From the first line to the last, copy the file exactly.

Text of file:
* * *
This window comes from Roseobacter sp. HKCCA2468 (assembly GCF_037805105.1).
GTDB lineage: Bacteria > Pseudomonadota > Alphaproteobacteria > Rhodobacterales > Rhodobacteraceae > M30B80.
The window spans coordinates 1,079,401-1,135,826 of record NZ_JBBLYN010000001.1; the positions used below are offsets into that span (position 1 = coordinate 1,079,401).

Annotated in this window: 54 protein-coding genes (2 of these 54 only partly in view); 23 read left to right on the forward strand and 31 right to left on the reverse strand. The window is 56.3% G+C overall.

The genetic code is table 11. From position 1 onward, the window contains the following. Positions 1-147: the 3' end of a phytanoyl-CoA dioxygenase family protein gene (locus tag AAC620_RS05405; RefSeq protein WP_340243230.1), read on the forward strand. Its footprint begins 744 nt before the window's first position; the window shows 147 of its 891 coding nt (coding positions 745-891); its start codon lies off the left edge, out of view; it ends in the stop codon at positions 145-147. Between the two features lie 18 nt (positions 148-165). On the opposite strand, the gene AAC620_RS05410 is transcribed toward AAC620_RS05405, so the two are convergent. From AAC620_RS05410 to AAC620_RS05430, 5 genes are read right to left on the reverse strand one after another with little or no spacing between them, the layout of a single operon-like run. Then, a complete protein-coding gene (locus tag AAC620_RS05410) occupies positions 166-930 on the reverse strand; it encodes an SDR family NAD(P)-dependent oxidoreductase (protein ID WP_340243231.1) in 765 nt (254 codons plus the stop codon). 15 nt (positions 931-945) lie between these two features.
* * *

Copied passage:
This window comes from Roseobacter sp. HKCCA2468 (assembly GCF_037805105.1).
GTDB lineage: Bacteria > Pseudomonadota > Alphaproteobacteria > Rhodobacterales > Rhodobacteraceae > M30B80.
The window spans coordinates 1,079,401-1,135,826 of record NZ_JBBLYN010000001.1; the positions used below are offsets into that span (position 1 = coordinate 1,079,401).

Annotated in this window: 54 protein-coding genes (2 of these 54 only partly in view); 23 read left to right on the forward strand and 31 right to left on the reverse strand. The window is 56.3% G+C overall.

The genetic code is table 11. From position 1 onward, the window contains the following. Positions 1-147: the 3' end of a phytanoyl-CoA dioxygenase family protein gene (locus tag AAC620_RS05405; RefSeq protein WP_340243230.1), read on the forward strand. Its footprint begins 744 nt before the window's first position; the window shows 147 of its 891 coding nt (coding positions 745-891); its start codon lies off the left edge, out of view; it ends in the stop codon at positions 145-147. Between the two features lie 18 nt (positions 148-165). On the opposite strand, the gene AAC620_RS05410 is transcribed toward AAC620_RS05405, so the two are convergent. From AAC620_RS05410 to AAC620_RS05430, 5 genes are read right to left on the reverse strand one after another with little or no spacing between them, the layout of a single operon-like run. Then, a complete protein-coding gene (locus tag AAC620_RS05410) occupies positions 166-930 on the reverse strand; it encodes an SDR family NAD(P)-dependent oxidoreductase (protein ID WP_340243231.1) in 765 nt (254 codons plus the stop codon). 15 nt (positions 931-945) lie between these two features.